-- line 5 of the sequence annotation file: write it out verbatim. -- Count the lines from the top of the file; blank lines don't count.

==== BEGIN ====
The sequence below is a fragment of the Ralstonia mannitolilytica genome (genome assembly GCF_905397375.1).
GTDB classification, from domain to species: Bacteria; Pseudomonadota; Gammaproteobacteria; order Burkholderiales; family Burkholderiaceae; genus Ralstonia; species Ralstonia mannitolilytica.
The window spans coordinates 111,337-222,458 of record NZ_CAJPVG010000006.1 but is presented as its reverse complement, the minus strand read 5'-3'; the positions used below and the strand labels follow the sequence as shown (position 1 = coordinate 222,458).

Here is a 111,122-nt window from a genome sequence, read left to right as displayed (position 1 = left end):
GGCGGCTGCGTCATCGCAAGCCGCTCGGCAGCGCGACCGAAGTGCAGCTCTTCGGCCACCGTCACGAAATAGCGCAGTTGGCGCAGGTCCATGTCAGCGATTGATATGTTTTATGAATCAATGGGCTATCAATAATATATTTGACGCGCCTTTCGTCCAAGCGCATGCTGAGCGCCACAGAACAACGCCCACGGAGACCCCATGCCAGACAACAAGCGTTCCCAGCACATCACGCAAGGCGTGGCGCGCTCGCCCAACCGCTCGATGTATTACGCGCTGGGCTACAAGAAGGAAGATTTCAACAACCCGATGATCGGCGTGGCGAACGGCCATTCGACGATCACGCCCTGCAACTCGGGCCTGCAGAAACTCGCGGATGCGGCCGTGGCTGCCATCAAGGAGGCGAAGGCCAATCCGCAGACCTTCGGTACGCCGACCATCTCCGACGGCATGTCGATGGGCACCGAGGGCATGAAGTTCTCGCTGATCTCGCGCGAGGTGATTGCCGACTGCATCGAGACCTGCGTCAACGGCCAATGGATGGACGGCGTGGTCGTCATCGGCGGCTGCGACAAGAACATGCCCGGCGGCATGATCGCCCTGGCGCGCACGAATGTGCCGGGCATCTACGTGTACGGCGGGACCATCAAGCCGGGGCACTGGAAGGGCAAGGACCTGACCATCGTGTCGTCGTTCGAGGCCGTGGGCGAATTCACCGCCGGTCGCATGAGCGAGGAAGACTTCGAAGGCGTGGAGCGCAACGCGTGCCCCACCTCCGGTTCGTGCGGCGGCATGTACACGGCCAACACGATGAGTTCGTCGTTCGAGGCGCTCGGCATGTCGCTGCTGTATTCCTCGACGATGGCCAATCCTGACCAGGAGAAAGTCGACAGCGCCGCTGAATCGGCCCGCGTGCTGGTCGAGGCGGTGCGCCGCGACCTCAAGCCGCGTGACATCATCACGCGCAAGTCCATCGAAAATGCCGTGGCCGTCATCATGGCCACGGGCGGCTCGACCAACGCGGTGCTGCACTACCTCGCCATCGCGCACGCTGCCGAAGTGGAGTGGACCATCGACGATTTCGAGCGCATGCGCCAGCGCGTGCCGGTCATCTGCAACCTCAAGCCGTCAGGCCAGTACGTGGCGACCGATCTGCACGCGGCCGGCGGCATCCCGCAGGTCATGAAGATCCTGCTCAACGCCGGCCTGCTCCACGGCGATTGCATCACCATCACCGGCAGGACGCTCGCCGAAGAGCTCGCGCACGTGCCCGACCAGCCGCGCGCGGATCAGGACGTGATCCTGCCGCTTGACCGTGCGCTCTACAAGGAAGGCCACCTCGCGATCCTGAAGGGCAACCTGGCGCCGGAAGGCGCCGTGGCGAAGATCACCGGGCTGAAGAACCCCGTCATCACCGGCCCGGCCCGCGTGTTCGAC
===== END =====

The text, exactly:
GGCGGCTGCGTCATCGCAAGCCGCTCGGCAGCGCGACCGAAGTGCAGCTCTTCGGCCACCGTCACGAAATAGCGCAGTTGGCGCAGGTCCATGTCAGCGATTGATATGTTTTATGAATCAATGGGCTATCAATAATATATTTGACGCGCCTTTCGTCCAAGCGCATGCTGAGCGCCACAGAACAACGCCCACGGAGACCCCATGCCAGACAACAAGCGTTCCCAGCACATCACGCAAGGCGTGGCGCGCTCGCCCAACCGCTCGATGTATTACGCGCTGGGCTACAAGAAGGAAGATTTCAACAACCCGATGATCGGCGTGGCGAACGGCCATTCGACGATCACGCCCTGCAACTCGGGCCTGCAGAAACTCGCGGATGCGGCCGTGGCTGCCATCAAGGAGGCGAAGGCCAATCCGCAGACCTTCGGTACGCCGACCATCTCCGACGGCATGTCGATGGGCACCGAGGGCATGAAGTTCTCGCTGATCTCGCGCGAGGTGATTGCCGACTGCATCGAGACCTGCGTCAACGGCCAATGGATGGACGGCGTGGTCGTCATCGGCGGCTGCGACAAGAACATGCCCGGCGGCATGATCGCCCTGGCGCGCACGAATGTGCCGGGCATCTACGTGTACGGCGGGACCATCAAGCCGGGGCACTGGAAGGGCAAGGACCTGACCATCGTGTCGTCGTTCGAGGCCGTGGGCGAATTCACCGCCGGTCGCATGAGCGAGGAAGACTTCGAAGGCGTGGAGCGCAACGCGTGCCCCACCTCCGGTTCGTGCGGCGGCATGTACACGGCCAACACGATGAGTTCGTCGTTCGAGGCGCTCGGCATGTCGCTGCTGTATTCCTCGACGATGGCCAATCCTGACCAGGAGAAAGTCGACAGCGCCGCTGAATCGGCCCGCGTGCTGGTCGAGGCGGTGCGCCGCGACCTCAAGCCGCGTGACATCATCACGCGCAAGTCCATCGAAAATGCCGTGGCCGTCATCATGGCCACGGGCGGCTCGACCAACGCGGTGCTGCACTACCTCGCCATCGCGCACGCTGCCGAAGTGGAGTGGACCATCGACGATTTCGAGCGCATGCGCCAGCGCGTGCCGGTCATCTGCAACCTCAAGCCGTCAGGCCAGTACGTGGCGACCGATCTGCACGCGGCCGGCGGCATCCCGCAGGTCATGAAGATCCTGCTCAACGCCGGCCTGCTCCACGGCGATTGCATCACCATCACCGGCAGGACGCTCGCCGAAGAGCTCGCGCACGTGCCCGACCAGCCGCGCGCGGATCAGGACGTGATCCTGCCGCTTGACCGTGCGCTCTACAAGGAAGGCCACCTCGCGATCCTGAAGGGCAACCTGGCGCCGGAAGGCGCCGTGGCGAAGATCACCGGGCTGAAGAACCCCGTCATCACCGGCCCGGCCCGCGTGTTCGAC